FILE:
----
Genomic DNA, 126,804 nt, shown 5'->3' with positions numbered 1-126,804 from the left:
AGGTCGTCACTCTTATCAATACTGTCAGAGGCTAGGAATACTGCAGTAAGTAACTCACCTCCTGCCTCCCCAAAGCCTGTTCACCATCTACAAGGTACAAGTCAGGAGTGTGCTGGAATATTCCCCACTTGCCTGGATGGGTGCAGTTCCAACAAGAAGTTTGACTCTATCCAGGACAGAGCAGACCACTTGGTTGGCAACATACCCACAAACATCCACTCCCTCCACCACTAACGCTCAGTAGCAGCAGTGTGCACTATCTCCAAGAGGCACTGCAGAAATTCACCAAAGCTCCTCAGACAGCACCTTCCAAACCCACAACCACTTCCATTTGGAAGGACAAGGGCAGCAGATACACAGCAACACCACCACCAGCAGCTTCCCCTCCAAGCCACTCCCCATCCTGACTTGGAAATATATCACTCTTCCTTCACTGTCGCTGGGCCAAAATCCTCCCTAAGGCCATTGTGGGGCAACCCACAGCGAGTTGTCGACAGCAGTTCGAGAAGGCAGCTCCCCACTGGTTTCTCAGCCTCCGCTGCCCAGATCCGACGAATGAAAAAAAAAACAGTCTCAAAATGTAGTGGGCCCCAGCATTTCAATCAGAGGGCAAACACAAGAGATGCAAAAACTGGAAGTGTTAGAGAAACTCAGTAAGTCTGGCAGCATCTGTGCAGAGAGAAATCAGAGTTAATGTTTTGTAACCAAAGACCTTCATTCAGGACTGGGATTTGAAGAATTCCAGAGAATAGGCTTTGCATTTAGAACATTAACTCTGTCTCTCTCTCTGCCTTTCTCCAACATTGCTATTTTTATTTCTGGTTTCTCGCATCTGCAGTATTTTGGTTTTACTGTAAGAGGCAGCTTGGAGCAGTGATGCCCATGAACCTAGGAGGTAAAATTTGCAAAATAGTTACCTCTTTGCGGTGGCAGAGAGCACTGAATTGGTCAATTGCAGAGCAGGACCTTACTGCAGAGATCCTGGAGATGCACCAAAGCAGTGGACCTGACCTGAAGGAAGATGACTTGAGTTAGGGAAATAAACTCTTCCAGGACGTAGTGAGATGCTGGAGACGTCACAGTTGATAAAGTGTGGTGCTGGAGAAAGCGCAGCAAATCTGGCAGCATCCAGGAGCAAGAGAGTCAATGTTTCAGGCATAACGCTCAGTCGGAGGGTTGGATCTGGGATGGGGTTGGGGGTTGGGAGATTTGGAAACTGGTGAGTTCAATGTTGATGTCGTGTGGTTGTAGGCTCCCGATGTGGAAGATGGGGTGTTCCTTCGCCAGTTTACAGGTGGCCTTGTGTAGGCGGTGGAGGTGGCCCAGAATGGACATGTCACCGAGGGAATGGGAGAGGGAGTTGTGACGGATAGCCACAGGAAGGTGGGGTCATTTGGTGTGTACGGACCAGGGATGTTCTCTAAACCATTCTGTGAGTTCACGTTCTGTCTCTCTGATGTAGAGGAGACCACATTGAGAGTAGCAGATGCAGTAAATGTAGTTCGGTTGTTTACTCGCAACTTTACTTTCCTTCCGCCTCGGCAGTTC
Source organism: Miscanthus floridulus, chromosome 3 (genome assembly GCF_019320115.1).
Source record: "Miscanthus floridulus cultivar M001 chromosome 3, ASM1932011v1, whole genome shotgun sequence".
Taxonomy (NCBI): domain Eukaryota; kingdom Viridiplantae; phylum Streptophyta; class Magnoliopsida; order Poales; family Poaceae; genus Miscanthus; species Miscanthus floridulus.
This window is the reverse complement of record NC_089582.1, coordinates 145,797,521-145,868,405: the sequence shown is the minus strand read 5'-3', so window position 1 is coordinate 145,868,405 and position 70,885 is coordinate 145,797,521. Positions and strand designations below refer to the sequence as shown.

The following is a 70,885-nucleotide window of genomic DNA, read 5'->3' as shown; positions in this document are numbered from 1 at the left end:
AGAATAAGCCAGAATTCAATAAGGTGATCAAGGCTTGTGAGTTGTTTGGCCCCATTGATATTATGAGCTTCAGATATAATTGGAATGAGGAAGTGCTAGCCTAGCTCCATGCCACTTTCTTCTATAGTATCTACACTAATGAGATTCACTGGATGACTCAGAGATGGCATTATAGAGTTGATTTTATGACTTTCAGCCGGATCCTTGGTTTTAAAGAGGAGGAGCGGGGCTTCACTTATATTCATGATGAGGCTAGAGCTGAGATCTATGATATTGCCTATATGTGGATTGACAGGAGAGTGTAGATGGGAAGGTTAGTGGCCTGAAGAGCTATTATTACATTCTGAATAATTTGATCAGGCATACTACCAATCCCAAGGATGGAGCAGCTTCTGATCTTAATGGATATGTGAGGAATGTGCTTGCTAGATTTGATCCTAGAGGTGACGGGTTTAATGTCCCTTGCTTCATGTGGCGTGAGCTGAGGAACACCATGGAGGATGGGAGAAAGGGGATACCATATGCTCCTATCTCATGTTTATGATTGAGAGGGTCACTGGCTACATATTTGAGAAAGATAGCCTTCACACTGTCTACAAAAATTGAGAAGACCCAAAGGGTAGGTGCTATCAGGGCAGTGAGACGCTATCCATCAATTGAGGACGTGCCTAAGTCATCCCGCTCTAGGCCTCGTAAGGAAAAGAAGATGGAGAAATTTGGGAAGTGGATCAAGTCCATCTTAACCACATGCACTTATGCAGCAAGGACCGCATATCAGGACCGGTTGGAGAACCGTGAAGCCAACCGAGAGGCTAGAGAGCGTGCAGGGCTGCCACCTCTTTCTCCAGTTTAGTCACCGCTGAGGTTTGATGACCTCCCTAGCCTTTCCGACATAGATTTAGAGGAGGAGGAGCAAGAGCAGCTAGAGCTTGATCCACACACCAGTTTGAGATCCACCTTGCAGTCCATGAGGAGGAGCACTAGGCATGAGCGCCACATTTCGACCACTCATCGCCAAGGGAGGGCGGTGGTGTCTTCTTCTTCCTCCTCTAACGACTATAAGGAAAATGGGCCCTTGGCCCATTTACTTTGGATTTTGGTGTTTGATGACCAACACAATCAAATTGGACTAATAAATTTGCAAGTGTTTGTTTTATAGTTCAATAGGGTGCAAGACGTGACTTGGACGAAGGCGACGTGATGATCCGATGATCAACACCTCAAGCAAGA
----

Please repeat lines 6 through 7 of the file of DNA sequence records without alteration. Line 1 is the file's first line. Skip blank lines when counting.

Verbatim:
This window is the reverse complement of record NC_089582.1, coordinates 145,797,521-145,868,405: the sequence shown is the minus strand read 5'-3', so window position 1 is coordinate 145,868,405 and position 70,885 is coordinate 145,797,521. Positions and strand designations below refer to the sequence as shown.

The following is a 70,885-nucleotide window of genomic DNA, read 5'->3' as shown; positions in this document are numbered from 1 at the left end: